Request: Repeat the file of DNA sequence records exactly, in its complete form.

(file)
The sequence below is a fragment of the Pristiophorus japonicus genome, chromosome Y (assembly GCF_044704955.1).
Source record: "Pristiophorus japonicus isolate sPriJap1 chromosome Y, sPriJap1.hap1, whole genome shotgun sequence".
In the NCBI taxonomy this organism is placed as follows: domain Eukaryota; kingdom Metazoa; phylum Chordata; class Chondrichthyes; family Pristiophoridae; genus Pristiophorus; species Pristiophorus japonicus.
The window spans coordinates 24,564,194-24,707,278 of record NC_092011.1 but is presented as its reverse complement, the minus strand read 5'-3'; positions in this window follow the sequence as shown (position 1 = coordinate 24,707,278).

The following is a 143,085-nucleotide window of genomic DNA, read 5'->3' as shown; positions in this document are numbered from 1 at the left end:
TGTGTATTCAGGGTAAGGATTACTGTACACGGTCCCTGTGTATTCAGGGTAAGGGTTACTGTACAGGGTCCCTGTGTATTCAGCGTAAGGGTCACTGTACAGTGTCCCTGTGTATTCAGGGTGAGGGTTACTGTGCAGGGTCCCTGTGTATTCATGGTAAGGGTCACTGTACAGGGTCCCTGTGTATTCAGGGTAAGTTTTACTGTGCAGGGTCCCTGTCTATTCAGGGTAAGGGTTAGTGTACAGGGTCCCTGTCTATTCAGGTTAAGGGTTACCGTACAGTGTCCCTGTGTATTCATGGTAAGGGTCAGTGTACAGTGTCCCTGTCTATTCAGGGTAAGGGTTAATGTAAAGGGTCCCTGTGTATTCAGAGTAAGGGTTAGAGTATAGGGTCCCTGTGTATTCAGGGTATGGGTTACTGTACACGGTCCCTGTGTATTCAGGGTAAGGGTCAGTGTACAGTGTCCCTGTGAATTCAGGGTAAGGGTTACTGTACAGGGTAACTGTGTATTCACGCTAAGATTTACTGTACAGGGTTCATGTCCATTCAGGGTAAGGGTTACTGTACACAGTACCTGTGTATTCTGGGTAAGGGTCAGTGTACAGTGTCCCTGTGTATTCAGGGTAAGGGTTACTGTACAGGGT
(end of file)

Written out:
The sequence below is a fragment of the Pristiophorus japonicus genome, chromosome Y (assembly GCF_044704955.1).
Source record: "Pristiophorus japonicus isolate sPriJap1 chromosome Y, sPriJap1.hap1, whole genome shotgun sequence".
In the NCBI taxonomy this organism is placed as follows: domain Eukaryota; kingdom Metazoa; phylum Chordata; class Chondrichthyes; family Pristiophoridae; genus Pristiophorus; species Pristiophorus japonicus.
The window spans coordinates 24,564,194-24,707,278 of record NC_092011.1 but is presented as its reverse complement, the minus strand read 5'-3'; positions in this window follow the sequence as shown (position 1 = coordinate 24,707,278).

The following is a 143,085-nucleotide window of genomic DNA, read 5'->3' as shown; positions in this document are numbered from 1 at the left end:
TGTGTATTCAGGGTAAGGATTACTGTACACGGTCCCTGTGTATTCAGGGTAAGGGTTACTGTACAGGGTCCCTGTGTATTCAGCGTAAGGGTCACTGTACAGTGTCCCTGTGTATTCAGGGTGAGGGTTACTGTGCAGGGTCCCTGTGTATTCATGGTAAGGGTCACTGTACAGGGTCCCTGTGTATTCAGGGTAAGTTTTACTGTGCAGGGTCCCTGTCTATTCAGGGTAAGGGTTAGTGTACAGGGTCCCTGTCTATTCAGGTTAAGGGTTACCGTACAGTGTCCCTGTGTATTCATGGTAAGGGTCAGTGTACAGTGTCCCTGTCTATTCAGGGTAAGGGTTAATGTAAAGGGTCCCTGTGTATTCAGAGTAAGGGTTAGAGTATAGGGTCCCTGTGTATTCAGGGTATGGGTTACTGTACACGGTCCCTGTGTATTCAGGGTAAGGGTCAGTGTACAGTGTCCCTGTGAATTCAGGGTAAGGGTTACTGTACAGGGTAACTGTGTATTCACGCTAAGATTTACTGTACAGGGTTCATGTCCATTCAGGGTAAGGGTTACTGTACACAGTACCTGTGTATTCTGGGTAAGGGTCAGTGTACAGTGTCCCTGTGTATTCAGGGTAAGGGTTACTGTACAGGGT